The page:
Rookwood Pottery Soaring in Cincinnati
From the Desk of George Hibben
In 2006 Rookwood Pottery returned to Cincinnati, Ohio. Originally founded in 1880 on the banks of the Ohio River, Rookwood quickly began winning international awards for innovations in art pottery. Thriving under the ownership of Marilyn and Martin Wade since 2011, employees now number 68. Seventeen kilns are in operation throughout the 95,000 square foot facility, and Rookwood again appears poised for remarkable works.
Architectural tile and art pottery comprise the current production at the Rookwood facility. Tile production features three lines: Heritage — which are classic designs from the past; Timeless Beauty — a modern evolution of classic designs; and Modern Classics — contemporary designs. Over 300 distinct designs are available in various sizes and shapes in classic 5/8” thickness. Most of these designs have been converted to 3/8” tile and both 5/8” and 3/8” will be offered going forward.
The Rookwood Art Pottery line consists of new designs, but occasionally some of the classics. Owning over 3200 of the old molds, Rookwood plans to reissue some of the historic forms, very sparingly however, with less than six designs to be released per year. And, just like antique Rookwood, all reissued archival products will be marked with the mold number and with the current Roman numeral date of production. As an example, a classic 1907 Arts and Crafts candlestick, form #1635, by Kitaro Shirayamadami was reissued in 2011.
Another strong Arts and Crafts piece, form #2396, was reissued a few years ago, but came to Rookwood via an unlikely route. A collector brought the mold to the pottery asking that it be made for his wife for their anniversary. Though in disrepair, the mold was refreshed by Rookwood’s Mold Department and became part of the inventory. Named for the collector’s wife, the Angelica vase was born again.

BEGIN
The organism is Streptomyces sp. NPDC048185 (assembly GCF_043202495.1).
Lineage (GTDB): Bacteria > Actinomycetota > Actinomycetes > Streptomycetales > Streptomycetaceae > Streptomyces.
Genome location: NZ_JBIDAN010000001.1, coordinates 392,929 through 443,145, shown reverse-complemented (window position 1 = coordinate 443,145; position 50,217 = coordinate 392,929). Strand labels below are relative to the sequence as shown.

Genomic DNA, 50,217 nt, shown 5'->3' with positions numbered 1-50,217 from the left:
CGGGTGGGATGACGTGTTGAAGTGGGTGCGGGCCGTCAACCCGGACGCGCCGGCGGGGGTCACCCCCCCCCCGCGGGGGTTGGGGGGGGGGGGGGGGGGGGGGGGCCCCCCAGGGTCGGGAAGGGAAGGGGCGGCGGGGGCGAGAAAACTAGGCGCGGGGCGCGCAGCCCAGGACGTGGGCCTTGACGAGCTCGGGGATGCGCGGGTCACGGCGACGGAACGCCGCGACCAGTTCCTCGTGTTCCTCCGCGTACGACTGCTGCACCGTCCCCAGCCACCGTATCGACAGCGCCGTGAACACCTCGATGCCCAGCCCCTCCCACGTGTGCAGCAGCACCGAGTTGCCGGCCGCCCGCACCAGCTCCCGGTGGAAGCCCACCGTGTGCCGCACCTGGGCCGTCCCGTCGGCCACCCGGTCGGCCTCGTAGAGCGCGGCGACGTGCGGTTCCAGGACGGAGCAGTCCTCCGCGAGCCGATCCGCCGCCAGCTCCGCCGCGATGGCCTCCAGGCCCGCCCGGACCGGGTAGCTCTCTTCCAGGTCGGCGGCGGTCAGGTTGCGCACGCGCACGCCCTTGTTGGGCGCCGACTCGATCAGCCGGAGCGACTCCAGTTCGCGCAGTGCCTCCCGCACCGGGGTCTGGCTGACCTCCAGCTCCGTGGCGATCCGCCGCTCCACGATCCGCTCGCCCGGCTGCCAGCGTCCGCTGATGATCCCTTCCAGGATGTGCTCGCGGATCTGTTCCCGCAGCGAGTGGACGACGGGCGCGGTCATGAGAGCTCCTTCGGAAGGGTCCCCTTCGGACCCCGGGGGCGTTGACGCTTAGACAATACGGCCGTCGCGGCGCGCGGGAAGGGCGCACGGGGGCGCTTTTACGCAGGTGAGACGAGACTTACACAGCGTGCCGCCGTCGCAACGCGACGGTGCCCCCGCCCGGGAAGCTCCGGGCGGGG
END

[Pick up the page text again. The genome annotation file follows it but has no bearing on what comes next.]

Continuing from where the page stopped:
A new piece designed by Roy Robinson is the Invite The Rook Stein. Created as an homage to its historical roots in Mt. Adams, the stein honors the legacy with a contemporary twist. A set-on lid features the ever-popular rook, for which Maria Longworth Nichols named the pottery back in 1880.
As Rookwood goes forward, new and exciting items will be unveiled. Through a Visiting Artists program, Kentucky artist Dan Dutton is creating some beautifully detailed vases and sculpted pieces. Inspired by nature, Dan’s work includes owls, koi fish, dragonflies, tadpoles, luna moths and guinea hens across a variety of forms.
Unique carved and hand-decorated pieces are also being created from standard forms. Each of these carved pieces is technically one-of-a-kind featuring interesting glaze-layering effects, which compliment the Arts and Crafts aesthetic. The aforementioned Angelica vase particularly lends itself to this layered glaze technique.
Another note worth mentioning for collectors are Rookwood’s markings. Markings on antique faience tile can include the reverse RP and a multi-digit number. Typical for the old art tile and vases is the standard RP logo, mold number and Roman Numeral date. Now, markings for new installation tile include a scripted Rookwood signature back. New art tile and art pottery has the standard RP logo, mold number, and current date of production. Additionally, all art pottery made since 2006 has mold numbers starting at number 10,000. In essence, old and new are easily distinguishable.
From 1880 to 2014, the Rookwood Pottery Company has been a symbol of the American Art Pottery movement. Through continued excellence, respect of the past, continued innovation and modern interpretations, Rookwood will strive to remain at the pinnacle of the art pottery field.
For more information on Rookwood including their downloadable Architectural and Art Pottery catalogs, please visit www.rookwood.com; George Hibben can be contacted at firstname.lastname@example.org; and please send general questions to email@example.com.